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Sydney Trains is suffering almost two serious IT incidents a day following a bungled $425 million technology overhaul by the state’s main transport agency, placing the rail network at greater risk, confidential documents reveal.
And the rail operator’s management has been so concerned about Transport for NSW’s ability to deliver IT services that it commissioned consultants at a cost of $396,000 to carry out an independent review to find gaps and recommend fixes.
In a sign of the strained relationship between the two agencies, one option is for Sydney Trains to “back out of the current arrangement” with Transport for NSW, which the independent review says will put the rail operator “in charge of their own destiny”.
The confidential reports and briefing notes, obtained by the Herald using freedom of information laws, reveal high-level concerns at Sydney Trains about the attempt to centralise IT services under the $425 million project dubbed “Making IT Work For You”.
“We continue to experience major incidents as a result of the infrastructure and IT services provided by Transport for NSW,” a briefing note in November to a senior Sydney Trains executive says.
“The operational stability of Sydney Trains’ IT business systems is an ongoing concern.”
Sydney Trains suffered an average of one-and-a-half serious technology-related incidents each day in the 16 months to December. Those incidents can cause problems to operations ranging from maintenance programs to communications and reservations.
Last Thursday, one of the computer systems that manages the train fleet suffered a partial outage across the state. A problem with the “fleet allocation and recording system” risked compromising maintenance, creating a potential safety issue.
While the impact of many IT incidents is not felt directly by passengers, the frequency of the outages is worrying as they indicate a technology system under stress.
And the independent review by PricewaterhouseCoopers for Sydney Trains, completed this month, reveals “high severity ... incidents are running high with ongoing critical daily challenges experienced” and warns of “moderate to significant risk” to the rail operator.
“The ongoing efficiency, reliability and scalability of [Sydney Trains’] applications will almost certainly be impaired,” the PwC reports says.
“Our analysis suggests moderate to significant risk to [Sydney Trains] relating to ICT services delivered. Service levels are incomplete [and] services do not appear reliable.”
The PwC report, obtained using freedom of information laws, raises significant concerns about the impact of the troubled IT upgrade on Sydney Trains.
The confidential PwC report estimates the cost of the fixes at about $125 million over three years “just to service [Sydney Trains’] current and future requirements”.
However, it warns that few of the fixes will be “quick wins” and are likely to be medium to high risk.
The report identified three options: a Sydney Trains “back-out of the current arrangement” with Transport for NSW; a “hybrid” solution; and a continuation of the present strategy.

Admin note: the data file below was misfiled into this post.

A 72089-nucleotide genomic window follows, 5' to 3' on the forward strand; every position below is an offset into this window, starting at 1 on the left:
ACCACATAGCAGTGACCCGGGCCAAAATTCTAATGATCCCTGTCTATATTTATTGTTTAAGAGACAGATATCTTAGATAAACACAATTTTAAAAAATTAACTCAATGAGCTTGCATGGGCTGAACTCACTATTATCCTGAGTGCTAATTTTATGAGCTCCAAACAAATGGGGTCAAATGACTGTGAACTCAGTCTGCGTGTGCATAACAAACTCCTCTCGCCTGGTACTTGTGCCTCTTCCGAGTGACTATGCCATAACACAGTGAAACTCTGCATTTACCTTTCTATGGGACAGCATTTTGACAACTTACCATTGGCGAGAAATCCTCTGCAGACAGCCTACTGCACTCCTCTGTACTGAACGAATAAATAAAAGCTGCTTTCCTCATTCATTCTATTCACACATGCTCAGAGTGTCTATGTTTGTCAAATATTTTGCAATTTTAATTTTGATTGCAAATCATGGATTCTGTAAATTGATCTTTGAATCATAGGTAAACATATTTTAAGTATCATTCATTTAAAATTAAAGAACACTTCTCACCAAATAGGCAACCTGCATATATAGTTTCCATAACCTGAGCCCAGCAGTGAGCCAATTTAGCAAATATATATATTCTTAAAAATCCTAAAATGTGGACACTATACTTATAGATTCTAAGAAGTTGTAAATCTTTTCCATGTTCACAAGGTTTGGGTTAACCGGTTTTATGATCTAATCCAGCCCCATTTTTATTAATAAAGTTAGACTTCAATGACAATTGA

The report’s proposed “next steps” are for Sydney Trains to consider taking “ownership and accountability themselves” for IT infrastructure services delivered to it, and treat Transport for NSW as a “contractual infrastructure provider”.
It also recommends a combined taskforce of Sydney Trains and Transport for NSW be set up and made accountable for “rapidly reducing the risk to [Sydney Trains] applications”.
The Herald recently revealed a confidential report that painted a worrying picture of the state of IT systems at Transport for NSW and the agencies which fall under its control including Sydney Trains, bus operator State Transit and Roads and Maritime Services.
The report by consultants Third Horizon, completed in February, found only one-third of the end-user goals of Transport for NSW’s across-agency IT upgrade had been completed despite it burning through four-fifths of its $425 million budget since it began five years ago.
And the report warned that the declining credibility of Transport for NSW’s IT service delivery will dent the willingness of transport agencies to support centralising IT. The “Making IT Work For You” program has had eight program directors over the past five years, and fell under the oversight of Tim Catley until early this year when he left his role as Transport for NSW’s chief information officer to become the information chief at Peter Dutton’s new Home Affairs super ministry.
Sydney Trains said in a statement that the IT incidents “primarily impact our back-office systems”, which were “largely segregated from our operational technology”.
“Our network is safe, and there are a number of safeguards in place to ensure IT outages do not impact our network,” it said.
Transport for NSW said it was working with Sydney Trains to decide which recommendations from the PwC report would be implemented.
“Our network is safe and we have business continuity plans in place if an IT incident happens,” it said in a statement. “Transport for NSW continues to provide infrastructure and enterprise application services to the transport cluster, including Sydney Trains.”
This article first appeared on www.smh.com.au
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